Threat Management, Security Strategy, Plan, Budget, Security Staff Acquisition & Development

Mac security research and freeware designer Objective-See becomes non-profit

An Apple store in London (Jon Rawlinson/CC BY 2.0))

On Monday afternoon (morning in his native Hawaii), Mac security expert Patrick Wardle announced Objective-See, Wardle's mix of Mac security tools and research had officially become a non-profit. It is an official change he hopes will demonstrate a second path for security companies besides turning to venture capital.

"I see a lot of people who take VC money and almost always your business model has to change or you have to put profits first and can't do the community focus and public service activities you want," he said. "Going the nonprofit route is a really good approach and illustrates that you can support your company on donations without having to change that business model."

Objective-See makes Lulu, a popular free firewall, as well as several other products, but it's limiting to call it a software project. It's also a Mac malware repository, the site where you can download Wardle's full-length book "The Art of Mac Malware" for free, and the organizer of the Objective-by-the-Sea conference. It is the overarching name of a sprawling set of personal projects that have grown to the size of a small company.

The site was already supported by donations — both corporate partners and Patreon sign-ups — and the proceeds of selling a company making enterprise versions of his consumer products to JAMF. But without the non-profit label, Wardle often ran into the problem of convincing people the tools he mostly built to run on his own computer for his own security did not come with a catch.

"There are some really neat positive changes and one of them is definitely the optics," he said. "Especially at the beginning, people knew me more as a former NSA hacker, and they were like 'Okay, so you're telling me I should download this tool, run it on my box and then give it a password when it asks?'"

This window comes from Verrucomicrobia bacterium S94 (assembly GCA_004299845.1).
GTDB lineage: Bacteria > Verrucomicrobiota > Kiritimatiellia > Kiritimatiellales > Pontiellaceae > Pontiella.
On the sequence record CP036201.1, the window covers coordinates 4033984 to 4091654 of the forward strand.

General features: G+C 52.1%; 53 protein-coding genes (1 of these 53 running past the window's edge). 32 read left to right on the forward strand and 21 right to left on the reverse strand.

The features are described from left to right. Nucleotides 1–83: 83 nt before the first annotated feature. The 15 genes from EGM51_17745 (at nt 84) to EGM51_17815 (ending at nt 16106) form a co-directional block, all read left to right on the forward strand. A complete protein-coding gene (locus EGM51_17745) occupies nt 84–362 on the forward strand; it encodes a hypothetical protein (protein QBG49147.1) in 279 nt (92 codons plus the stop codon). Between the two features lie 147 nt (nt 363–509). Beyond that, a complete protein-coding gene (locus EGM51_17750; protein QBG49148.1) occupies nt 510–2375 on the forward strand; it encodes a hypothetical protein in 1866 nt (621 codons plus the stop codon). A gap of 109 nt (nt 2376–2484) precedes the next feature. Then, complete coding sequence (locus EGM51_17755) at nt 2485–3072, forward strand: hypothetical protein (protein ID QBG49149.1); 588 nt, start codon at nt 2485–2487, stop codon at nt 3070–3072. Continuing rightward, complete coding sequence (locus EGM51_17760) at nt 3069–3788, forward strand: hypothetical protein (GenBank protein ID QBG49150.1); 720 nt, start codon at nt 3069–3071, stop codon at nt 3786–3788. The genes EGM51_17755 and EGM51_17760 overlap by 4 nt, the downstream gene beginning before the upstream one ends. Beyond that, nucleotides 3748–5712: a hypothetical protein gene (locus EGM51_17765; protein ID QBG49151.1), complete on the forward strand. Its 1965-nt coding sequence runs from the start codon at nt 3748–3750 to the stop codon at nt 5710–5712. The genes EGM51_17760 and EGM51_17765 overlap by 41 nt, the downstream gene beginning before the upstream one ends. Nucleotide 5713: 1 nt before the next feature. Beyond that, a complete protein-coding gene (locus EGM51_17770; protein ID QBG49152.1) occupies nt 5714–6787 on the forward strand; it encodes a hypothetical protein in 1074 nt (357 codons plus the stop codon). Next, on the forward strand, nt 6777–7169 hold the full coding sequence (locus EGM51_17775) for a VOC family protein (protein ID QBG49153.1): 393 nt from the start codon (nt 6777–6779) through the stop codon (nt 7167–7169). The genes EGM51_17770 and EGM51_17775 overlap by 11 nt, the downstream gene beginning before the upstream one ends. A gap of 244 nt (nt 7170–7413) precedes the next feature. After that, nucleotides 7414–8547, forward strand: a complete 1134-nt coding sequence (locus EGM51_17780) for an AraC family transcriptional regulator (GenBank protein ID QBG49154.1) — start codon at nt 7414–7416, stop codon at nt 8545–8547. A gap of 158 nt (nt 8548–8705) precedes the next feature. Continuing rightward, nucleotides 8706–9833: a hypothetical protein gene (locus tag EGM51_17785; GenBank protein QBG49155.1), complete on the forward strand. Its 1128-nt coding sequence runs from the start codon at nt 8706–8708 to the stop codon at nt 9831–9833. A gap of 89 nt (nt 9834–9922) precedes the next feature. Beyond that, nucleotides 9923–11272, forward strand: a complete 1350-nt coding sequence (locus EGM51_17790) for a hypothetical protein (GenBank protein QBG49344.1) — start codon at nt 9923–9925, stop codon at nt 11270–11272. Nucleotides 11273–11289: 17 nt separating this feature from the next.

"People thought 'Okay, well, I've been told that if a product is free, I'm the product — that free software mines data or does something worse,'" he added. "It's good to be skeptical, but it wasn't true. The non-profit label explains how this is funded."

Non-profit status, Wardle hopes, will make donations easier and offer tax incentives to do so. He hopes that it will, in the near term, amount to additional funds he can use for honorariums for speakers at Objective-by-the-Sea, and scholarships to fly students out to the conference. He also hopes that creating the board required to be a non-profit will provide him with some additional perspective about valuable projects he can take on.

"In some ways being a non-profit changes nothing. In other ways, it changes a lot," he said.

Joe Uchill

Joe is a senior reporter at SC Weekly, focused on policy issues. He previously covered cybersecurity for Axios, The Hill and the Christian Science Monitor’s short-lived Passcode website.

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